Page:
Proposal: Ballot Measure 98 requires state funds to be distributed to public school districts for three specific purposes: 1) establish or expand career and technical education programs in high schools, 2) establish or expand college-level educational opportunities for students in high schools and 3) establish or expand dropout-prevention strategies in high schools.

The measure directs the Legislature to appropriate at least $800 per enrolled high school student per school year for these three purposes. School districts may choose whether to apply for these additional funds, but in order to receive them, school districts must submit grant proposals showing how its funds would be used for the three programs. If a district’s grant application did not qualify, the Department of Education would assist the district in preparing a qualified plan.

The measure creates no new revenue sources and relies initially on growth of state General Fund revenue. If the state General Fund does not increase by at least $1.5 billion in the next two-year budget period, initial funding for the measure would be reduced and phased in over four years.

The Department of Education will monitor districts receiving funds. The Department may retain up to 1.5 percent of the funds for oversight of the program for the first two years and 1.25 percent thereafter. School districts may retain up to 5 percent of the funds for implementation of the new programs for the first two years and 4 percent thereafter. The Secretary of State will conduct audits on the programs’ success.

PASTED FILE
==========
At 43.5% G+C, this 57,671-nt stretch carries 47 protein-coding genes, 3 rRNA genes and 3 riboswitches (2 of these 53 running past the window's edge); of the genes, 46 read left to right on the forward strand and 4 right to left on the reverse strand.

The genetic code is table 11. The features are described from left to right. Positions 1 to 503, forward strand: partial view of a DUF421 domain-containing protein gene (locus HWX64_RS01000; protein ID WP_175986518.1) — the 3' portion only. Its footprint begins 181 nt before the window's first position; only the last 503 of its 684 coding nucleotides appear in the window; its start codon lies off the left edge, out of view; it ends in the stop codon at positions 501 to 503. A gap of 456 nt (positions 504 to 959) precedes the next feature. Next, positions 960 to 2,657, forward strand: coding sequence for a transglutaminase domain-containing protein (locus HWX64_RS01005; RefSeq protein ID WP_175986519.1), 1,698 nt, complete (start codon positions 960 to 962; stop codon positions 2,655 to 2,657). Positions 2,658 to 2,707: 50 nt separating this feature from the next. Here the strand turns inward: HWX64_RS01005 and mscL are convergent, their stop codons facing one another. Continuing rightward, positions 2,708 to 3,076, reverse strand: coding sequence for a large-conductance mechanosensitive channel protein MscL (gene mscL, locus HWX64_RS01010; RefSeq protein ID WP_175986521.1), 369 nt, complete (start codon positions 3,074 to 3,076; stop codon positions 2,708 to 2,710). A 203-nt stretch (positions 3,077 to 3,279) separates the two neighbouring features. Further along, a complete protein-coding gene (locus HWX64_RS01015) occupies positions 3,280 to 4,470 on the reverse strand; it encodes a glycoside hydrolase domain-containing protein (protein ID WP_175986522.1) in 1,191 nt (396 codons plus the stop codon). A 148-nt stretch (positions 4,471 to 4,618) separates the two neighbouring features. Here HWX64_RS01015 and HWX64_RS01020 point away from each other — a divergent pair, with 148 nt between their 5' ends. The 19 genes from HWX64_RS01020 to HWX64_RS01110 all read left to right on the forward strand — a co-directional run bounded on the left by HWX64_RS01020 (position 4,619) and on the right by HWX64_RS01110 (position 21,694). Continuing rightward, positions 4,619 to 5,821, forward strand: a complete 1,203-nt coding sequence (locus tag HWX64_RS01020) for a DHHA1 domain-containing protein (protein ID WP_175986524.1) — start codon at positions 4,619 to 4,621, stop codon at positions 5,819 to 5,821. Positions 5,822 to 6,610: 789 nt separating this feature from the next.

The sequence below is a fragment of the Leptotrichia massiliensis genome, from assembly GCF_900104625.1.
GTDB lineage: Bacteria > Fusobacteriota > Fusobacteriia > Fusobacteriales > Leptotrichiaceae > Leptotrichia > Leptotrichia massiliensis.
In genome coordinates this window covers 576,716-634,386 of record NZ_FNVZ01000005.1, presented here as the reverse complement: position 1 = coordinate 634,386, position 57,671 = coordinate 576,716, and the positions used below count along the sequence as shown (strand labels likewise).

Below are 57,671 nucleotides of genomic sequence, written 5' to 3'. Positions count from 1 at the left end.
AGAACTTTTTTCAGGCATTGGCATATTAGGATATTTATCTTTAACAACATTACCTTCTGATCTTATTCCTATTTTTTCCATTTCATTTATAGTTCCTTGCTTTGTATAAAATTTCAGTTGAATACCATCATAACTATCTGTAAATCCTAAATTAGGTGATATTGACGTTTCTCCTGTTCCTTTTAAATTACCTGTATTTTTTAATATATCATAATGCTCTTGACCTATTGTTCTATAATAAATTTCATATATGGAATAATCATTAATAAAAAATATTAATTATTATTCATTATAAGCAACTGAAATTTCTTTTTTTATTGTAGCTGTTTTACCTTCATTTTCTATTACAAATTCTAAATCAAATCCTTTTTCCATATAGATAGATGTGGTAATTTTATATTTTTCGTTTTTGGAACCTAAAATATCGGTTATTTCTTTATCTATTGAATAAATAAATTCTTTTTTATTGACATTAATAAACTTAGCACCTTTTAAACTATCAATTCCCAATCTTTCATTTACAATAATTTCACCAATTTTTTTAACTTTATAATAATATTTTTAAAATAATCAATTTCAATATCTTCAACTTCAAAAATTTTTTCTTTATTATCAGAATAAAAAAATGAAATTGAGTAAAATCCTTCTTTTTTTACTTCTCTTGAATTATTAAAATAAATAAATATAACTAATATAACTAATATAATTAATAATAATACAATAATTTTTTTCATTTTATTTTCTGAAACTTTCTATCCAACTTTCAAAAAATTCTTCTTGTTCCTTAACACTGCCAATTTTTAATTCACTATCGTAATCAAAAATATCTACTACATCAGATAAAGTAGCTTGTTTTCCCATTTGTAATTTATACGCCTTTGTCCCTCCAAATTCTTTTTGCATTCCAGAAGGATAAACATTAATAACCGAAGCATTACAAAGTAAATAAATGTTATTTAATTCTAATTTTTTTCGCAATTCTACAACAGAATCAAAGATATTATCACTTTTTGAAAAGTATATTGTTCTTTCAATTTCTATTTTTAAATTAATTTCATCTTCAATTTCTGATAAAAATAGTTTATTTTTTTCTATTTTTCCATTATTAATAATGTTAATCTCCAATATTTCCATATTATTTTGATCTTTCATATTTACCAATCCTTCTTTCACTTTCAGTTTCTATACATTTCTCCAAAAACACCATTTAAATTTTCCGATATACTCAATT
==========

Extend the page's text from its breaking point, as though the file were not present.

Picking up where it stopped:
Supporters Say:

  • Measure 98 would expand and create new vocational and career technical educational opportunities, as well as college-level courses, in Oregon high schools. Such courses could improve graduation rates.
  • Measure 98 could provide funding for guidance counselors and tutors with the intent to reduce drop out rates.
  • Measure 98 funding amounts to 1.4 percent of the upcoming state budget, well within the range of feasibility and similar to the size of investment for full-day kindergarten.

Opponents Say:

  • There is no new source of revenue for these programs mandated to be funded from the state General Fund, thus reducing allocations for other essential services such as public safety, social services, and other education expenses.
  • Budgeting for the three areas should be budgeted within K-12 funding, not outside of that budget process.
  • The measure would reduce funding for other essential services, such as public safety and economic development.

Ballot Measure # 97 Oregon Corporate Tax Increase

Official title: Increases corporate minimum tax when sales exceed $25 million; funds education, healthcare, senior services.

Initiative:  This measure is a statutory amendment placed on the ballot by initiative petition with an estimated 99,272 valid signatures.

Financial ImpactThe measure is anticipated to increase state revenues by $548 million from January 1 through June 30 of 2017 and by approximately $3 billion each year beginning July 1 after that. The financial impact on state expenditures by program is indeterminate; the measure states that the funds are to be used for education, healthcare and senior services.